I could review the Record Matches that MyHeritage provides from this collection - I have over 11,000 Record Matches for this collection that apply to some of the 40,000 persons in my MyHeritage tree. I find this difficult because there are over 500 pages of matches to look through, and there are many similar results for a specific person.
It's far easier, for this collection, to search for records using the MyHeritage SuperSearch on the "Compilation of Published Sources" search page.
Today, I decided to search for articles about my 5th great-grandfather, Jonathan White (1732-1804) of Dartmouth, Massachusetts. I used a search for First Name = jonathan, Last Name = white, and Keyword = dartmouth. The keyword helps filter out stories for Jonathan Whites who did not live in Dartmouth.
One of the matches found was from the book The Old Dartmouth Historical Sketches, 1910:
The article of interest is the one on the right-hand side of the first image above - "Dr. Handy House, Westport," which ends on the second image. The transcription of this article is:
Dr. Handy House, Westport
This house is located a short distance west of the Hix Bridge, at the northwest corner of the road leading to Westport Point and in 1904 was owned by a descendant of the famous Dr. Handy.
The land was originally set off to George Cadman, and that farm extended from the river west and included the Quaker meeting house, cemetery, and town house at Central village.
George Cadman's only child was Elizabeth, who married William White of Rochester. Thus the name Cadman in this branch of the family disappeared from Dartmouth, but the numerous descendants by the name of White in that part of New England all trace their lineage back to Elizabeth Cadman. They were married about 1714, and this property was placed at their disposal by George Cadman, and in his will, probated in 1729, was devised to William White and wife.
1794. Jonathan White to Humphrey White.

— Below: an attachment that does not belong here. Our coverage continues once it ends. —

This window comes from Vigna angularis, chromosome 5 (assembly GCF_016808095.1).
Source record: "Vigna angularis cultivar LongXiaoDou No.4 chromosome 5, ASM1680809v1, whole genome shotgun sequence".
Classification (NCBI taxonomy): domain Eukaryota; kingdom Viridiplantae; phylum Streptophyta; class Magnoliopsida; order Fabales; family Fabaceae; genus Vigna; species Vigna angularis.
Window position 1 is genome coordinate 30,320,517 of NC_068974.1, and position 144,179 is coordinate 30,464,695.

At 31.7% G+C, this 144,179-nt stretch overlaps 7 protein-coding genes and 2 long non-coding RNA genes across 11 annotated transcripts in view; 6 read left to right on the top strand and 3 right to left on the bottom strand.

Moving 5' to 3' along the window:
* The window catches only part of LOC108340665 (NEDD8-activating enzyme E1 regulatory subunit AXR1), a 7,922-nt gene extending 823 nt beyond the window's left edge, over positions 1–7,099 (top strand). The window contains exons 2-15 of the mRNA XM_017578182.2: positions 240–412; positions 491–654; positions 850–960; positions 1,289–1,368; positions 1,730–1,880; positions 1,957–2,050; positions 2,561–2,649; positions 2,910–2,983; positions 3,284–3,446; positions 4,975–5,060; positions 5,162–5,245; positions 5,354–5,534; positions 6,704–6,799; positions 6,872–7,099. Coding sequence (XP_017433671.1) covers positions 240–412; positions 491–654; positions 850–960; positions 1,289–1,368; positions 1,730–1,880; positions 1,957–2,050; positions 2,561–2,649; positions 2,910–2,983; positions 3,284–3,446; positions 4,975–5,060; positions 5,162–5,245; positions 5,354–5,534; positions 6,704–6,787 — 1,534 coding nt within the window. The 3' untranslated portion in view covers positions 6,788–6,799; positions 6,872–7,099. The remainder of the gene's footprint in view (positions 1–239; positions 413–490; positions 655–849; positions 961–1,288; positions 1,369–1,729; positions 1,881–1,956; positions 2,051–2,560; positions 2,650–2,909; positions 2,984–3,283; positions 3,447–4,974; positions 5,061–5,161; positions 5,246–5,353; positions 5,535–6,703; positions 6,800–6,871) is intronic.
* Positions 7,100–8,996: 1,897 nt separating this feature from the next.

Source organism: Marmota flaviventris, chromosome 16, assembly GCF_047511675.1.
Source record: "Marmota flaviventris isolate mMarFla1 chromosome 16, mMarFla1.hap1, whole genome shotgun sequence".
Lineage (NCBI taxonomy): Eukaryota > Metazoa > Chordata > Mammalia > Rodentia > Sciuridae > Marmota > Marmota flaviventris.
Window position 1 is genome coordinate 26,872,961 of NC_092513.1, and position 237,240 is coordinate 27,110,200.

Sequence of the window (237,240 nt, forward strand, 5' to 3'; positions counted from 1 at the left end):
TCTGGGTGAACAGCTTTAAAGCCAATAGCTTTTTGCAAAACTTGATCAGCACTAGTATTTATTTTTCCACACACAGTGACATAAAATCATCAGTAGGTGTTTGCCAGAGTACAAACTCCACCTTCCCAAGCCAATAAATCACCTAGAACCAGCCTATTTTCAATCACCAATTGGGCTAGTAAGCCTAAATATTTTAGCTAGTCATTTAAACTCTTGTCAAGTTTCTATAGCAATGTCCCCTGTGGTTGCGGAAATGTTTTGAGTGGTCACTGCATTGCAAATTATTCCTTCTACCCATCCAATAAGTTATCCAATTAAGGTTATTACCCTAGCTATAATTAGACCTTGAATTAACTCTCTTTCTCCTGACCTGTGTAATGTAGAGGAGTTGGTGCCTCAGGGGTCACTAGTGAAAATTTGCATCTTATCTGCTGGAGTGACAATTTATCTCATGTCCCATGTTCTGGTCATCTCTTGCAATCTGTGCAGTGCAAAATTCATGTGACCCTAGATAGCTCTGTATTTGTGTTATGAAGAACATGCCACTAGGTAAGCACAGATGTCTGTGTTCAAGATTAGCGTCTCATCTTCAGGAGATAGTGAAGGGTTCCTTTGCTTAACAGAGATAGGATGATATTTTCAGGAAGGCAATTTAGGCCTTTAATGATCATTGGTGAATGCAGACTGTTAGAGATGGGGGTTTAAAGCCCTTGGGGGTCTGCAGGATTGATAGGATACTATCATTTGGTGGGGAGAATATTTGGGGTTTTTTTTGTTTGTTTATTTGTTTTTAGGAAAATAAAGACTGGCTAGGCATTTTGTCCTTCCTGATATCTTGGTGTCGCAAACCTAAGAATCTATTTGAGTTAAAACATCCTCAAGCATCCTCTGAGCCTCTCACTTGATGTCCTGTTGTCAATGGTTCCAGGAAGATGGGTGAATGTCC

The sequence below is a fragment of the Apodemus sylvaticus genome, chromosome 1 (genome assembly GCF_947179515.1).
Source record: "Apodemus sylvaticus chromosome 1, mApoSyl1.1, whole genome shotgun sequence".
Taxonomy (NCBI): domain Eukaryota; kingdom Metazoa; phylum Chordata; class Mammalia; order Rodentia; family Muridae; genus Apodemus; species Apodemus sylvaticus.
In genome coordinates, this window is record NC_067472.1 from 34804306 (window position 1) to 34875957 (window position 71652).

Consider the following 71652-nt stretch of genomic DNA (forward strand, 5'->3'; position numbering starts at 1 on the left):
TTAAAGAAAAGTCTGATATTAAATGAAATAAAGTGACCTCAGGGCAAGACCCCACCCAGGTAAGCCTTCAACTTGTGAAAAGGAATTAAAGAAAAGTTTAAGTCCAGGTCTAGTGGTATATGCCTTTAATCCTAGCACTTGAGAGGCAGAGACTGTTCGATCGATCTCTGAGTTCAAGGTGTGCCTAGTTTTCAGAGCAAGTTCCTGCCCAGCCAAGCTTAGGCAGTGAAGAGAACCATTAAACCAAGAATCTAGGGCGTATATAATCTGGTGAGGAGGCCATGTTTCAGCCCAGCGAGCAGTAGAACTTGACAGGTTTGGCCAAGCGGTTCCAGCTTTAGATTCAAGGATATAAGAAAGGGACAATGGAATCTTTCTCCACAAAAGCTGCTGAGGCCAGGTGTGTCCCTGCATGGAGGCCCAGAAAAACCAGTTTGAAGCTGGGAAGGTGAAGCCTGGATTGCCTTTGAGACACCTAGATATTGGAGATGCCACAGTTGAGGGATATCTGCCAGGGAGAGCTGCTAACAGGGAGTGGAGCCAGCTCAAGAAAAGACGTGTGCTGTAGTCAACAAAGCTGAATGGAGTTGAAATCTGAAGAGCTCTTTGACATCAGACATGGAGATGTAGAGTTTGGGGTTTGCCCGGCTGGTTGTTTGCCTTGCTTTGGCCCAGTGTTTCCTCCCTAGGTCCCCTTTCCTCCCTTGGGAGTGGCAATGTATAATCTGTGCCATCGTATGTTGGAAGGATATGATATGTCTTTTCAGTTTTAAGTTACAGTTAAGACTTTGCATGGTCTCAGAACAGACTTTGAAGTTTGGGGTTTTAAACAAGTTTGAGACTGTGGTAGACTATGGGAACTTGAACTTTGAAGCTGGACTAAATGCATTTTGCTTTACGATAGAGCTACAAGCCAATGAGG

1794. Humphrey White, to Eli Handy, physician, and the house has remained in the Handy family since that date.
From an exterior view the impression might be gained that this house was originally built for a tavern or a road house, but the observer would scarcely discover that it was constructed at the separate dates covering 120 years. This clearly appears by an interior examination.
The two front doors divide the house into three sections, forming six rooms on the lower floor and the same number on the second. Beginning at the east end it will be observed that here is a heavy summer parallel to the end of the house extending through both rooms, and in the second story the heavy corner-posts are bracketed. In the middle section there is no summer and the part of the corner-posts projecting into the room somewhat insignificant; while in the west rooms the summer and corner-posts have entirely disappeared. In the east part a significant feature is the bracing from corner-post to girder, as shown in the interior. In the east part the edges of all timbers chamfered.
The evidence is satisfactory to indicate that the east end was the original house; but it was built in 1714 to 16; that it had a west chimney which provided a fire-place for all the rooms; that about 1730 the owner desired to build a west addition, and that it became necessary to remove the original chimney and build the present east chimney; that Dr. Handy in 1821 built the west third of the house.
The house was purchased by Abbott P. Smith in 1911 and he has done much to restore the house to its original condition. H.B.W.The article provides clues to the location of this house, the layout of the house, and modification to the house over almost 200 years. It's essentially a house history and description.
The source citation for this article is:
Henry B. Worth, "The Handy House, Westport," Old Dartmouth Historical Sketches, 1910 (Old Dartmouth Historical Society), No. 36: pages 9-10; accessed on MyHeritage (http://www.myheritage.com) in "Compilation of Published Sources" collection.
I perused more pages in this collection (there are 1130 images), and found much more information about some of my Dartmouth, Massachusetts ancestral families.
This book was digitized by the Internet Archive from a hard copy in the Allen County Public Library in Fort Wayne, Indiana. The MyHeritage OCR seems superior to the Internet Archive OCR, which enables better searching. The MyHeritage match page includes a text transcription from the page, although I transcribed the article above myself.